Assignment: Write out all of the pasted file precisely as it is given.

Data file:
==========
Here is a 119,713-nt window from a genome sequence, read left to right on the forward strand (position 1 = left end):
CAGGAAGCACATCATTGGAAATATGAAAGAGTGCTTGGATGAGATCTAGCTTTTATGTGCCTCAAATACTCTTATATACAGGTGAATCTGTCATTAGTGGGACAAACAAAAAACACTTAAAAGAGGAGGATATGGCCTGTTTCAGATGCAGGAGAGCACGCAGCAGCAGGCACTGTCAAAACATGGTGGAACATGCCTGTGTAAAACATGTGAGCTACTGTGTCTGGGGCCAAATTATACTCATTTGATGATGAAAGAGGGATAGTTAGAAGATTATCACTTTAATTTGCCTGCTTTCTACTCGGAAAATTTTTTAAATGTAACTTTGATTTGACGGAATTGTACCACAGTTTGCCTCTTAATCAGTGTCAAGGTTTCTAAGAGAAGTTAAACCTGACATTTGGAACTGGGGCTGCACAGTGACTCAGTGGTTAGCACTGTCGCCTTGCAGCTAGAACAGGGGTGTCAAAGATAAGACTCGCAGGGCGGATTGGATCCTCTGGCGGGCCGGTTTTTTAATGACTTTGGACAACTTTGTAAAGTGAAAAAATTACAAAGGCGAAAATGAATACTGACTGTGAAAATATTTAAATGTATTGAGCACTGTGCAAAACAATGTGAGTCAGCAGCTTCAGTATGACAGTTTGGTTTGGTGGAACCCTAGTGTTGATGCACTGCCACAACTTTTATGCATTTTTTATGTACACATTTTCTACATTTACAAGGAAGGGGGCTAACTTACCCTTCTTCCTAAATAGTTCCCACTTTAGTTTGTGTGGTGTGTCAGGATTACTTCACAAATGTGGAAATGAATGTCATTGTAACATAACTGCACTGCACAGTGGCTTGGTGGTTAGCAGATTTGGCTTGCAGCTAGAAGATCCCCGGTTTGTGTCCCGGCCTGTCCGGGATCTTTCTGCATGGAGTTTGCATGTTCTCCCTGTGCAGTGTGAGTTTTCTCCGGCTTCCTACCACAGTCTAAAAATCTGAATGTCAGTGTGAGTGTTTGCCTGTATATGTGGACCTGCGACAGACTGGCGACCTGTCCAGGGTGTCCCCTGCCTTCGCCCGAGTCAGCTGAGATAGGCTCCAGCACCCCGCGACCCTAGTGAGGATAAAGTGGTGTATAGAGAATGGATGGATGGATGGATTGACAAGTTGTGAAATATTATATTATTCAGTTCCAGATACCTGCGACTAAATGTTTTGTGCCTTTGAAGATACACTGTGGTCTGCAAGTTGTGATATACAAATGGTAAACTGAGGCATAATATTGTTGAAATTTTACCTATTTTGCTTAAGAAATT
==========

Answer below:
Here is a 119,713-nt window from a genome sequence, read left to right on the forward strand (position 1 = left end):
CAGGAAGCACATCATTGGAAATATGAAAGAGTGCTTGGATGAGATCTAGCTTTTATGTGCCTCAAATACTCTTATATACAGGTGAATCTGTCATTAGTGGGACAAACAAAAAACACTTAAAAGAGGAGGATATGGCCTGTTTCAGATGCAGGAGAGCACGCAGCAGCAGGCACTGTCAAAACATGGTGGAACATGCCTGTGTAAAACATGTGAGCTACTGTGTCTGGGGCCAAATTATACTCATTTGATGATGAAAGAGGGATAGTTAGAAGATTATCACTTTAATTTGCCTGCTTTCTACTCGGAAAATTTTTTAAATGTAACTTTGATTTGACGGAATTGTACCACAGTTTGCCTCTTAATCAGTGTCAAGGTTTCTAAGAGAAGTTAAACCTGACATTTGGAACTGGGGCTGCACAGTGACTCAGTGGTTAGCACTGTCGCCTTGCAGCTAGAACAGGGGTGTCAAAGATAAGACTCGCAGGGCGGATTGGATCCTCTGGCGGGCCGGTTTTTTAATGACTTTGGACAACTTTGTAAAGTGAAAAAATTACAAAGGCGAAAATGAATACTGACTGTGAAAATATTTAAATGTATTGAGCACTGTGCAAAACAATGTGAGTCAGCAGCTTCAGTATGACAGTTTGGTTTGGTGGAACCCTAGTGTTGATGCACTGCCACAACTTTTATGCATTTTTTATGTACACATTTTCTACATTTACAAGGAAGGGGGCTAACTTACCCTTCTTCCTAAATAGTTCCCACTTTAGTTTGTGTGGTGTGTCAGGATTACTTCACAAATGTGGAAATGAATGTCATTGTAACATAACTGCACTGCACAGTGGCTTGGTGGTTAGCAGATTTGGCTTGCAGCTAGAAGATCCCCGGTTTGTGTCCCGGCCTGTCCGGGATCTTTCTGCATGGAGTTTGCATGTTCTCCCTGTGCAGTGTGAGTTTTCTCCGGCTTCCTACCACAGTCTAAAAATCTGAATGTCAGTGTGAGTGTTTGCCTGTATATGTGGACCTGCGACAGACTGGCGACCTGTCCAGGGTGTCCCCTGCCTTCGCCCGAGTCAGCTGAGATAGGCTCCAGCACCCCGCGACCCTAGTGAGGATAAAGTGGTGTATAGAGAATGGATGGATGGATGGATTGACAAGTTGTGAAATATTATATTATTCAGTTCCAGATACCTGCGACTAAATGTTTTGTGCCTTTGAAGATACACTGTGGTCTGCAAGTTGTGATATACAAATGGTAAACTGAGGCATAATATTGTTGAAATTTTACCTATTTTGCTTAAGAAATT